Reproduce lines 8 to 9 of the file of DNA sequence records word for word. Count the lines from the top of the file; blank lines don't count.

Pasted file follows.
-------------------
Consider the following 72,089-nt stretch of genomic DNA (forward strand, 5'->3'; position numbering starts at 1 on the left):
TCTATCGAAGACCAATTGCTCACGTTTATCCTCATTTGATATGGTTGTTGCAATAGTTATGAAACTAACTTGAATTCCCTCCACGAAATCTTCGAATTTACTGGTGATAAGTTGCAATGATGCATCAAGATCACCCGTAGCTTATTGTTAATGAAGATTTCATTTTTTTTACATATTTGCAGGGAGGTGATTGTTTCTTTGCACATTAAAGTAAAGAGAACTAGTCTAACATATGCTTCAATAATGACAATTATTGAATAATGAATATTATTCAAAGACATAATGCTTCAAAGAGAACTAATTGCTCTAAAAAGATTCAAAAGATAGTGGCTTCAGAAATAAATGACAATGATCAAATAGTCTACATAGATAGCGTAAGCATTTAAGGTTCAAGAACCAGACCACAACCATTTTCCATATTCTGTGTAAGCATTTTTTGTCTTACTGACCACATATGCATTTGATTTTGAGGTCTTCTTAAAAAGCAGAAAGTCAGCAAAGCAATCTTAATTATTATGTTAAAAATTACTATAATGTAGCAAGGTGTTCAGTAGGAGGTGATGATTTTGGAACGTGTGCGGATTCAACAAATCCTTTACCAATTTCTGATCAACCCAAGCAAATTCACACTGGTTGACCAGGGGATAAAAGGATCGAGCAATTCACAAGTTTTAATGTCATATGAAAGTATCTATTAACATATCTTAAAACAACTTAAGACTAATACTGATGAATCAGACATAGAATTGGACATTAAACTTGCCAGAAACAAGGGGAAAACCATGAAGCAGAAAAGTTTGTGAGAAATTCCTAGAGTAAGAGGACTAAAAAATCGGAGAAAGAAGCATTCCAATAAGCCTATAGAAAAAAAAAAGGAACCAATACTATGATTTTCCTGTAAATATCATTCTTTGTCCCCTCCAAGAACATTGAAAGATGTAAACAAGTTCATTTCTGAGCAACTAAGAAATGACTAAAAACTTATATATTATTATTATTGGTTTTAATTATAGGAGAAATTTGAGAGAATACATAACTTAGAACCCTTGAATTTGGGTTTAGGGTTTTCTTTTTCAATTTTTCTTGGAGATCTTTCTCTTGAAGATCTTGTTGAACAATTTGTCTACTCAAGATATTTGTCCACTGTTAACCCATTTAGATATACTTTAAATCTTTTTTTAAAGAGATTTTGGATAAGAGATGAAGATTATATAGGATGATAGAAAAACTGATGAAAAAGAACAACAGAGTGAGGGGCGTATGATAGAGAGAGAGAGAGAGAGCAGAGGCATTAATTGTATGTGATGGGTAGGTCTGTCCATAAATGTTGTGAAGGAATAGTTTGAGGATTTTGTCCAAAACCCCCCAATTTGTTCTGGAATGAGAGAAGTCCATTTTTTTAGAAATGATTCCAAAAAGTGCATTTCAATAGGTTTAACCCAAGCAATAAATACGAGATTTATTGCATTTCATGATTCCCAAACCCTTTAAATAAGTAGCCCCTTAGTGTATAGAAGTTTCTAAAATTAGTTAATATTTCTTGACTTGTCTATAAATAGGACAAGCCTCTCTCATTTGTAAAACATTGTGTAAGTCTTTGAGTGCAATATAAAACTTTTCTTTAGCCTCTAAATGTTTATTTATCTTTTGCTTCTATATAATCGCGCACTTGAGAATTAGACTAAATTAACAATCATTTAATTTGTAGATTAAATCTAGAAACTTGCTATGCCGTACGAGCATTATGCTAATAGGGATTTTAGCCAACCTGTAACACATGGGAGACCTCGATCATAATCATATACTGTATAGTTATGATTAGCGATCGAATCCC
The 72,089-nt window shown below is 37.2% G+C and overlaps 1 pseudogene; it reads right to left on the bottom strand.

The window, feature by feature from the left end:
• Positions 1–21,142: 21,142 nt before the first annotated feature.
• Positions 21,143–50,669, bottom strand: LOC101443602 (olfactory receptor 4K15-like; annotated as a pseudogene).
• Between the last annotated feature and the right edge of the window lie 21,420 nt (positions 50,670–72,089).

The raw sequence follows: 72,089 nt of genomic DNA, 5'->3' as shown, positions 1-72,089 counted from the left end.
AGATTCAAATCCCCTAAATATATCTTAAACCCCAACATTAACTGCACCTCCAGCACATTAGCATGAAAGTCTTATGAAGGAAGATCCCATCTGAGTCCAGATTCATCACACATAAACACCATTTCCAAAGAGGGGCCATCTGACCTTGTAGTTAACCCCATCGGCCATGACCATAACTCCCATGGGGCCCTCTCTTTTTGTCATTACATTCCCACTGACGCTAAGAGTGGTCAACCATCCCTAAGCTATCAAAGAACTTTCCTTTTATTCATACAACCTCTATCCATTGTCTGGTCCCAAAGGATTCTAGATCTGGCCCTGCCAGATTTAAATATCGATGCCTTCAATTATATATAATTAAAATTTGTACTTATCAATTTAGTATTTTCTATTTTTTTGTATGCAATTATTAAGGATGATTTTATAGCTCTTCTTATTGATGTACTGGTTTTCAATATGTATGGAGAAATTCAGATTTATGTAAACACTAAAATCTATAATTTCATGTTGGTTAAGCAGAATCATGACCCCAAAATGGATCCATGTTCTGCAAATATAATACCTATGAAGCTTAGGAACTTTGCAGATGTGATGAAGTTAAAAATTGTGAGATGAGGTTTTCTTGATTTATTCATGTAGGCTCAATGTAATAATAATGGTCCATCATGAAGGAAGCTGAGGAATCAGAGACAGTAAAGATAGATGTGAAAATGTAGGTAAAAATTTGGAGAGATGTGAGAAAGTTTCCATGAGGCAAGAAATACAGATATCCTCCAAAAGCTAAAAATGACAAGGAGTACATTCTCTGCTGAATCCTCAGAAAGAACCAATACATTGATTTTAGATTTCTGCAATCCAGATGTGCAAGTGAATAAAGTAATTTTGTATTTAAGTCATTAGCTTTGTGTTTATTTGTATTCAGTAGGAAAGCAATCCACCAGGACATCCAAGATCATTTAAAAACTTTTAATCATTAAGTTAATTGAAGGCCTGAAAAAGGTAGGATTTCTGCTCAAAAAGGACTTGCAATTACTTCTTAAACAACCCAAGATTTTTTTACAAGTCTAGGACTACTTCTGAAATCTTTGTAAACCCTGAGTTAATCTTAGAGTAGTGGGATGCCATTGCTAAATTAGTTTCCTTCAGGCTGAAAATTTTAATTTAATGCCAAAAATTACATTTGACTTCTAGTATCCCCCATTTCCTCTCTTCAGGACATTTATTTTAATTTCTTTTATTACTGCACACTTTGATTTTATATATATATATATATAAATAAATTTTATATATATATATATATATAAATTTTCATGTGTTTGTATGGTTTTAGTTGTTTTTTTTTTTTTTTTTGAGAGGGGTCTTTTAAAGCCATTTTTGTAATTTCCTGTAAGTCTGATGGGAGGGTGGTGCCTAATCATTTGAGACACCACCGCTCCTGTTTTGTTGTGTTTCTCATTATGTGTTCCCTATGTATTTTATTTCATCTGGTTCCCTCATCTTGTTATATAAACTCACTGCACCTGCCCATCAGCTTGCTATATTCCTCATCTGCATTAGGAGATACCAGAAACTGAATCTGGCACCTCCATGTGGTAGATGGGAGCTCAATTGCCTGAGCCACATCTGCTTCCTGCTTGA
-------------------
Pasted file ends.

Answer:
The raw sequence follows: 72,089 nt of genomic DNA, 5'->3' as shown, positions 1-72,089 counted from the left end.
AGATTCAAATCCCCTAAATATATCTTAAACCCCAACATTAACTGCACCTCCAGCACATTAGCATGAAAGTCTTATGAAGGAAGATCCCATCTGAGTCCAGATTCATCACACATAAACACCATTTCCAAAGAGGGGCCATCTGACCTTGTAGTTAACCCCATCGGCCATGACCATAACTCCCATGGGGCCCTCTCTTTTTGTCATTACATTCCCACTGACGCTAAGAGTGGTCAACCATCCCTAAGCTATCAAAGAACTTTCCTTTTATTCATACAACCTCTATCCATTGTCTGGTCCCAAAGGATTCTAGATCTGGCCCTGCCAGATTTAAATATCGATGCCTTCAATTATATATAATTAAAATTTGTACTTATCAATTTAGTATTTTCTATTTTTTTGTATGCAATTATTAAGGATGATTTTATAGCTCTTCTTATTGATGTACTGGTTTTCAATATGTATGGAGAAATTCAGATTTATGTAAACACTAAAATCTATAATTTCATGTTGGTTAAGCAGAATCATGACCCCAAAATGGATCCATGTTCTGCAAATATAATACCTATGAAGCTTAGGAACTTTGCAGATGTGATGAAGTTAAAAATTGTGAGATGAGGTTTTCTTGATTTATTCATGTAGGCTCAATGTAATAATAATGGTCCATCATGAAGGAAGCTGAGGAATCAGAGACAGTAAAGATAGATGTGAAAATGTAGGTAAAAATTTGGAGAGATGTGAGAAAGTTTCCATGAGGCAAGAAATACAGATATCCTCCAAAAGCTAAAAATGACAAGGAGTACATTCTCTGCTGAATCCTCAGAAAGAACCAATACATTGATTTTAGATTTCTGCAATCCAGATGTGCAAGTGAATAAAGTAATTTTGTATTTAAGTCATTAGCTTTGTGTTTATTTGTATTCAGTAGGAAAGCAATCCACCAGGACATCCAAGATCATTTAAAAACTTTTAATCATTAAGTTAATTGAAGGCCTGAAAAAGGTAGGATTTCTGCTCAAAAAGGACTTGCAATTACTTCTTAAACAACCCAAGATTTTTTTACAAGTCTAGGACTACTTCTGAAATCTTTGTAAACCCTGAGTTAATCTTAGAGTAGTGGGATGCCATTGCTAAATTAGTTTCCTTCAGGCTGAAAATTTTAATTTAATGCCAAAAATTACATTTGACTTCTAGTATCCCCCATTTCCTCTCTTCAGGACATTTATTTTAATTTCTTTTATTACTGCACACTTTGATTTTATATATATATATATATAAATAAATTTTATATATATATATATATATAAATTTTCATGTGTTTGTATGGTTTTAGTTGTTTTTTTTTTTTTTTTTGAGAGGGGTCTTTTAAAGCCATTTTTGTAATTTCCTGTAAGTCTGATGGGAGGGTGGTGCCTAATCATTTGAGACACCACCGCTCCTGTTTTGTTGTGTTTCTCATTATGTGTTCCCTATGTATTTTATTTCATCTGGTTCCCTCATCTTGTTATATAAACTCACTGCACCTGCCCATCAGCTTGCTATATTCCTCATCTGCATTAGGAGATACCAGAAACTGAATCTGGCACCTCCATGTGGTAGATGGGAGCTCAATTGCCTGAGCCACATCTGCTTCCTGCTTGA